Deadlock on amendment bill to continue

  • Serious talks to end stalemate yet to be held

Kathmandu, January 18

The deadlock over the constitution amendment bill is likely to persist for sometime, as the ruling and opposition parties are yet to hold serious talks on the issue.

Nine opposition parties led by the CPN-UML have been stalling House proceedings to protest the constitution amendment bill registered by the government on November 29.

Speaker Onsari Gharti Magar has scheduled a meeting of the Parliament on Friday, hoping that the parties will utilise the six-day recess to iron out their differences.

Deputy Parliamentary Party leader of CPN-UML Subas Chandra Nembang claimed that the government did not make any effort to win the confidence of his party in the last week. “Today at a social function, I jokingly asked Prime Minister Pushpa Kamal Dahal whether he would again embark on a foreign trip. He said he would hold serious talks with all the stakeholders,” Nembang said.

The PM returned yesterday from a trip to the United Arab Emirates where he attended an international energy summit.

Nepali Congress President Sher Bahadur Deuba and CPN-UML Chair KP Sharma Oli are also not in the capital and Oli is unlikely to return to the capital before Saturday.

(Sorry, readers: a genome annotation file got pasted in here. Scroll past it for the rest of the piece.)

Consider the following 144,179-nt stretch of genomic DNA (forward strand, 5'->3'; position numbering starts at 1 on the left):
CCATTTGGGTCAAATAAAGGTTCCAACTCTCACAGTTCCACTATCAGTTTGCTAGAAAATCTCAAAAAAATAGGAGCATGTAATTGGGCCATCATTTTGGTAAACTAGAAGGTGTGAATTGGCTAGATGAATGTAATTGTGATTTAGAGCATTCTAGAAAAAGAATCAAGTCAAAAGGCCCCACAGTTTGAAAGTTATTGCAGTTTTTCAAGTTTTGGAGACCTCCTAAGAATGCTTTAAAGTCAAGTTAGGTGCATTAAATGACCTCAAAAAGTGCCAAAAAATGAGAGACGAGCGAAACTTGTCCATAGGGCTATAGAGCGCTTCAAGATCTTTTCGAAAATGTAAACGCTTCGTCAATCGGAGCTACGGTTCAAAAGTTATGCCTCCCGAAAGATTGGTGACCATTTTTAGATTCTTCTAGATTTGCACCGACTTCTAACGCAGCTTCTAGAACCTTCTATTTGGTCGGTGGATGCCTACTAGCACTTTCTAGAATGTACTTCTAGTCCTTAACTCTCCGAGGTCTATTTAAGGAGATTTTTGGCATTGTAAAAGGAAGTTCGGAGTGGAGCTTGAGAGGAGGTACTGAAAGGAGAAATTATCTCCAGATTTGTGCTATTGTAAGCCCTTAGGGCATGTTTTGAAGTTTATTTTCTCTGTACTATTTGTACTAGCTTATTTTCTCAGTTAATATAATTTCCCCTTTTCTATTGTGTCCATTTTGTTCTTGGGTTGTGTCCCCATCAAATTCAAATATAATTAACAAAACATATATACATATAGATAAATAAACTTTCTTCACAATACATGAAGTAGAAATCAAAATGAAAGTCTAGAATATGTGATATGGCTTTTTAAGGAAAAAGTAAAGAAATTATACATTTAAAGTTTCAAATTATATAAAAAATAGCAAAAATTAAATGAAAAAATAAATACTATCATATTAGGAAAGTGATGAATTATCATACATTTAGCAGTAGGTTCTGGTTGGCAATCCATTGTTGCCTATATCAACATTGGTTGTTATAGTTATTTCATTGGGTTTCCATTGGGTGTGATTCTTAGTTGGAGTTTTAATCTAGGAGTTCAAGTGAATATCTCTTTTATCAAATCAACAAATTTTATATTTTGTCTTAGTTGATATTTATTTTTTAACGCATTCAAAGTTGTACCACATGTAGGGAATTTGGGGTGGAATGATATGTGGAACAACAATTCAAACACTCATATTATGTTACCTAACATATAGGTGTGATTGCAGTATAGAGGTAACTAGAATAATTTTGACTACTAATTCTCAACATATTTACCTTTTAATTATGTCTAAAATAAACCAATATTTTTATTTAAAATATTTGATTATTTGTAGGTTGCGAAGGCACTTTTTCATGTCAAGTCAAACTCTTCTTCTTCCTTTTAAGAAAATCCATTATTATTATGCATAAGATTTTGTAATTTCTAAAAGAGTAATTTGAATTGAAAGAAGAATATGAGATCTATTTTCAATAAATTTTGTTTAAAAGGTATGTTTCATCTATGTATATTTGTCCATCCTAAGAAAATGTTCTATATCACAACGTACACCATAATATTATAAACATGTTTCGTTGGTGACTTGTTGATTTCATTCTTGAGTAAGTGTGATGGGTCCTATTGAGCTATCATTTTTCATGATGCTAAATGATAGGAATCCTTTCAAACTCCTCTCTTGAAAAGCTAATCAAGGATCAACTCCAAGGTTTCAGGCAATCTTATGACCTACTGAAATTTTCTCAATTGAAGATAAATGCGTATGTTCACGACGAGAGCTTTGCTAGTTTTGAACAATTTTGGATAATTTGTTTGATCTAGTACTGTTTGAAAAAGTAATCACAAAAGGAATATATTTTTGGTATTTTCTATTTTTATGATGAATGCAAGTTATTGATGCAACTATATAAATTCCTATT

UML Chief Whip Bhanu Bhakta Dhakal said his party would support the ruling coalition only on election-related matters. He said his party would protest if the government proceeded with the constitution amendment bill but declined to reveal the nature of protest. The bill was tabled in the House on January 8 amid protest by the


Speaker Magar’s Press Adviser Babin Sharma said, “The speaker believes that the parties can forge consensus before the bill is put to vote in the House. There are ways to amend the bill. Lawmakers seeking amendment can register amendment proposals before the bill is put to vote,” Sharma added.

He said the speaker would consult top leaders before deciding how to proceed with the bill in the next


If the speaker wants, she can list the bill for debate in the House anytime.

Minister of Physical Infrastructure and Transport Ramesh Lekhak told THT that the government wanted to hold civic polls and hoped that the UML would end obstruction of the House.

Minister for Law, Justice and Parliamentary Affairs Ajaya Shankar Nayak said the government was making efforts to end the deadlock. “The government hopes to find a way out before Friday,” he added.